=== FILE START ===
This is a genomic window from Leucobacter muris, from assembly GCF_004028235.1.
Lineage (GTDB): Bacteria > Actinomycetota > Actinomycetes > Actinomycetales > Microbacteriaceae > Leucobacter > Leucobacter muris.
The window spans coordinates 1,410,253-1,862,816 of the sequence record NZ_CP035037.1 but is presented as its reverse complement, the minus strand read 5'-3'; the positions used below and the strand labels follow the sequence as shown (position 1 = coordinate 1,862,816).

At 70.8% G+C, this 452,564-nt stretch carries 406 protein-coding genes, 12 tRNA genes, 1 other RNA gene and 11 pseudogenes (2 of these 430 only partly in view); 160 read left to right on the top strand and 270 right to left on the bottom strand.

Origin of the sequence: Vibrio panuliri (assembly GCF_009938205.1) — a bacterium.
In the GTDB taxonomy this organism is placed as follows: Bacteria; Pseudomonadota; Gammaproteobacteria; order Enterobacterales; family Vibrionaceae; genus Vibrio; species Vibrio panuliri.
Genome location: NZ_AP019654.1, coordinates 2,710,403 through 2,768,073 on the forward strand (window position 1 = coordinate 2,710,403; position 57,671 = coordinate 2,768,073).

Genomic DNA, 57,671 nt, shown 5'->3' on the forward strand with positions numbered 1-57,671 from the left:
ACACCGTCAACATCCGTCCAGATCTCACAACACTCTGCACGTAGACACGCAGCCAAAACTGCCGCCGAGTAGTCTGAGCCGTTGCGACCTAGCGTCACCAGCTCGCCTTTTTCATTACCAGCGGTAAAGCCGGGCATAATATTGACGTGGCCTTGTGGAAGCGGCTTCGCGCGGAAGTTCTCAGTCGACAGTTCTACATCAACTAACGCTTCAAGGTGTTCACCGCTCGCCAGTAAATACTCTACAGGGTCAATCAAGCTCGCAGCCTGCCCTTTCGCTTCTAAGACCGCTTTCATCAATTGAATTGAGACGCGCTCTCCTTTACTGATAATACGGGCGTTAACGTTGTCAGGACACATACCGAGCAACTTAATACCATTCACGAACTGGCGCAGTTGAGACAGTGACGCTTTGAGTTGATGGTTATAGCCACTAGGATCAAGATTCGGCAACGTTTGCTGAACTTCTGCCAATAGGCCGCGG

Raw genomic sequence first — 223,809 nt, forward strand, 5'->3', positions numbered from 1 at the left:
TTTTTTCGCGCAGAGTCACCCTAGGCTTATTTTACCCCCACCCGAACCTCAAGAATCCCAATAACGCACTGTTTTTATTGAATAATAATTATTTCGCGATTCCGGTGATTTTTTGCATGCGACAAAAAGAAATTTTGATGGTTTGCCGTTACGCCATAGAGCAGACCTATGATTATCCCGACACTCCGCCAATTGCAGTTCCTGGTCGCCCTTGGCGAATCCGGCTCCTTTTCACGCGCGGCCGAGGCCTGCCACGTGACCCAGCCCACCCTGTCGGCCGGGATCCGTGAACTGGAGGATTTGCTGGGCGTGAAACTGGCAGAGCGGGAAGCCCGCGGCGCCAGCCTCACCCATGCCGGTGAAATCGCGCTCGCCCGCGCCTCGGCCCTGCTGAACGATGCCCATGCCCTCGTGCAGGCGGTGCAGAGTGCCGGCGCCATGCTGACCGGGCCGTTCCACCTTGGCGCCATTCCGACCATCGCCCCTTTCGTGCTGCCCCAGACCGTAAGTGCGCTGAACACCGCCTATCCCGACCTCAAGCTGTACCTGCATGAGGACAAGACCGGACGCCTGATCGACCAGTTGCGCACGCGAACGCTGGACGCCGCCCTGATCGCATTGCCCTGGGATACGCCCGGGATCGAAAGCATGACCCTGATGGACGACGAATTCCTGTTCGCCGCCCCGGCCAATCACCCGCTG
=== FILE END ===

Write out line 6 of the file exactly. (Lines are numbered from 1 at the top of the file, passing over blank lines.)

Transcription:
In the GTDB taxonomy this organism is placed as follows: Bacteria; Pseudomonadota; Gammaproteobacteria; order Enterobacterales; family Vibrionaceae; genus Vibrio; species Vibrio panuliri.